“Seamlessly playing as one not only demands professionals skilled in their respective instruments; it is also requires that all participants read from the same score.
     “In the pharmaceutical cold chain, safely and effectively moving time- and temperature-sensitive products means all stakeholders need to follow the same standards, regulations, and best practices.”
     Tom actually told us that a couple years ago and it caught our attention. People who take joy in their work touch us like that.
     Fast forward to 2015 and Tom once again assures that at AA Cargo, the heat is on cool chain solutions.
     “American is poised for added growth.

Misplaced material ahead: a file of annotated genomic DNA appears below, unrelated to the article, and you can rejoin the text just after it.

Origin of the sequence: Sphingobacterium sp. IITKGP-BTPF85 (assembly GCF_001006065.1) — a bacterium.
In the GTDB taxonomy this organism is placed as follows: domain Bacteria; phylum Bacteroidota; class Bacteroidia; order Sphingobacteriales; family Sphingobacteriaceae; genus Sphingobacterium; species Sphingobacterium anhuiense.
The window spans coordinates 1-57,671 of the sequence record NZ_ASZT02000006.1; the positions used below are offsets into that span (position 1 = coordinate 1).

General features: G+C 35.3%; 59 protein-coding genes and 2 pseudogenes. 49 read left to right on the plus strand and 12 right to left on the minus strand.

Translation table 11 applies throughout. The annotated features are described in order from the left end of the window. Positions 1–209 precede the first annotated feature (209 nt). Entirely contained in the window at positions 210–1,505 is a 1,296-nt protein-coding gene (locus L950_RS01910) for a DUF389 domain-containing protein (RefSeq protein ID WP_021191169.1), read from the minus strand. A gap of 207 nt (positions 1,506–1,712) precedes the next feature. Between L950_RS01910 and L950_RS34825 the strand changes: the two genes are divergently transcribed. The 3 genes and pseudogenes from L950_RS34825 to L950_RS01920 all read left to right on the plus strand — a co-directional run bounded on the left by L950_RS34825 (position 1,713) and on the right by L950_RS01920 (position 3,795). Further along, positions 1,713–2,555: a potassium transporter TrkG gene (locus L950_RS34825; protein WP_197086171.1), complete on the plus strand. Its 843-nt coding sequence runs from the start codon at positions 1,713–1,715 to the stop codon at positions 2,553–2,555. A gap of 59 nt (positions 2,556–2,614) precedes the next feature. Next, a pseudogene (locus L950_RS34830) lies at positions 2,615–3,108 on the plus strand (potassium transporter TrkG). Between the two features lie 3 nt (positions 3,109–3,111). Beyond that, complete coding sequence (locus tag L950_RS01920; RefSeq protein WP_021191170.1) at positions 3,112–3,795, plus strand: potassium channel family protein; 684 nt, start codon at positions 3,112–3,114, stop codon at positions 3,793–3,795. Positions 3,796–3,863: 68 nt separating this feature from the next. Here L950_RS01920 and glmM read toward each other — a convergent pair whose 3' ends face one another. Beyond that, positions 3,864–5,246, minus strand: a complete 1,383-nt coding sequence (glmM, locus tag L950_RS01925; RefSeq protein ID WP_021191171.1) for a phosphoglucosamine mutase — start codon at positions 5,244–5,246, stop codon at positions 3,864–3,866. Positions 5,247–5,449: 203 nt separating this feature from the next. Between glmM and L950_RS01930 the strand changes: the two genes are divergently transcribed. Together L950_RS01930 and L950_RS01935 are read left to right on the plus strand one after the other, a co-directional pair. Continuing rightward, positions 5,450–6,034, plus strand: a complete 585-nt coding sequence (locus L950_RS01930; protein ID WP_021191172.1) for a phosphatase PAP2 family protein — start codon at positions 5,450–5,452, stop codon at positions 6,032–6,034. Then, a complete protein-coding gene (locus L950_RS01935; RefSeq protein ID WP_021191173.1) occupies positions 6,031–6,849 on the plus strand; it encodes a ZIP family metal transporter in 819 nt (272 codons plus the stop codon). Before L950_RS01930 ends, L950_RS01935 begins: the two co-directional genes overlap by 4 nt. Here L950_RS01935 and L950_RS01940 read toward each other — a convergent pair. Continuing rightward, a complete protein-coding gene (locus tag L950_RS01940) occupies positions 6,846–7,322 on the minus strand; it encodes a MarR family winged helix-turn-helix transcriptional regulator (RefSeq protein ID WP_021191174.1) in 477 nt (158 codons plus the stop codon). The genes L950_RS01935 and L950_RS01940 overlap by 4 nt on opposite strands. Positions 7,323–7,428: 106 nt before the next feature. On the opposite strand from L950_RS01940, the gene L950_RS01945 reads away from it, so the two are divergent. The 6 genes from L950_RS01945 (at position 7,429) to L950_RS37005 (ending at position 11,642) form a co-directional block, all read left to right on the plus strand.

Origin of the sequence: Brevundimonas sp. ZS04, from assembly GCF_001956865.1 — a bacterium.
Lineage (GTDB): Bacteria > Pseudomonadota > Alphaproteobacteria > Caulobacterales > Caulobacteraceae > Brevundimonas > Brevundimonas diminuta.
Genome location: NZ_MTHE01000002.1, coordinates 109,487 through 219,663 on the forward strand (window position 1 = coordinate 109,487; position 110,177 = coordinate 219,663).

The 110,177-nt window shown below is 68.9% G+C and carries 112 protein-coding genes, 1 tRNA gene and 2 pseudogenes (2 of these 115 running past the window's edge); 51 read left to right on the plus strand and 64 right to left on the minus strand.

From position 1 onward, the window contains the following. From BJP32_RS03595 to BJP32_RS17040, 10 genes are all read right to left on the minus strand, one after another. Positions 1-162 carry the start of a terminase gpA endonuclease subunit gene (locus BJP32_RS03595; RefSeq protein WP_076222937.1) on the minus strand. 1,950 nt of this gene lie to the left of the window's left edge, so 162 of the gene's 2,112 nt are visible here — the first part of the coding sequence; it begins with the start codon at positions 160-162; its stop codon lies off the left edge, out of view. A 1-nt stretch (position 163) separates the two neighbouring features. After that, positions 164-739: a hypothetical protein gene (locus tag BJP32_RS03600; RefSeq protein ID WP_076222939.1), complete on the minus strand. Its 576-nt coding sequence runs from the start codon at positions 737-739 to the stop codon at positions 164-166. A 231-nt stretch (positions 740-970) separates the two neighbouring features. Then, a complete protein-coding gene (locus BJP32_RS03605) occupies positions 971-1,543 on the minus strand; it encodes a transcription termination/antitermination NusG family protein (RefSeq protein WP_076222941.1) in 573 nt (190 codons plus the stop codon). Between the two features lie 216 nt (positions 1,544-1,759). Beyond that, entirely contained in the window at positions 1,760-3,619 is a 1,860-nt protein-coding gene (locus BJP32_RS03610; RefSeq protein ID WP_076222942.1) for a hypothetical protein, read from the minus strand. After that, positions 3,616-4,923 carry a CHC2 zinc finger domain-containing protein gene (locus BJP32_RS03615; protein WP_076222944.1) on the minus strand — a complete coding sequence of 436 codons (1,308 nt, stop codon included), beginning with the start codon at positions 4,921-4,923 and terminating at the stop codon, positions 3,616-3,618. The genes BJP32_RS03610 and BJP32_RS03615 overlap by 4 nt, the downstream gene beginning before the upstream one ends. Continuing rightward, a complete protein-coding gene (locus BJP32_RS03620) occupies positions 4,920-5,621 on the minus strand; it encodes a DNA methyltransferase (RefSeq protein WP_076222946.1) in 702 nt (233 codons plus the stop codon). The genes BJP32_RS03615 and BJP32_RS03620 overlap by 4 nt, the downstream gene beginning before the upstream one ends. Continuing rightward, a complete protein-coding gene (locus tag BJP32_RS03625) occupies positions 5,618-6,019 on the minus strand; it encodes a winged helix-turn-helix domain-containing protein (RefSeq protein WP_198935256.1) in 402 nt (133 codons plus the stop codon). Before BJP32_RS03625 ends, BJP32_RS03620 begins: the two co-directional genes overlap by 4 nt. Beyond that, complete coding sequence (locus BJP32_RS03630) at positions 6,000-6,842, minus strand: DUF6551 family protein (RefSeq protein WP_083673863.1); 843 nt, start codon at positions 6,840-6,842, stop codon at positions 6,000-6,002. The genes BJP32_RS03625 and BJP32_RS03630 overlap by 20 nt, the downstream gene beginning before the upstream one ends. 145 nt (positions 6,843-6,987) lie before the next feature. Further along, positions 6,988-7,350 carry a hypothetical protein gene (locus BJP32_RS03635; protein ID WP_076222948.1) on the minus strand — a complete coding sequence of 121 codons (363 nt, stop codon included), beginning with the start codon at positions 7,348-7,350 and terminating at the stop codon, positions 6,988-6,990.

“We just opened a dedicated, state-of-the-art Pharmaceutical & Healthcare handling facility at the Philadelphia International Airport.
     “The facility has significant capacity for Controlled Room Temperature (CRT: +15°C to +25°C) as well as a refrigerated cold room (COL: +2°C to +8°C).

CRT: +15°C to +25°C

     “There is a dedicated active container management (ACM) area with plug-in stations for up to 30 equivalent RKN electronic-type units and the facility has an independent power backup system.
     “American’s commitment to cold chain is shown in the numerous enhancements we have made to many of American’s facilities across our network.
     “This is crucial to insure we continue to meet and exceed the expectations of customers.


Active Container Management (ACM), Front Dock


Learning Develops Significant Benefits

      “American Airlines Cargo has gained significant experience with temperature control, since launching its “ExpediteTC° services over 5 years ago.
     “We began with ground-up development of our Active services and, after some experience with Active, we developed our Passive service offering.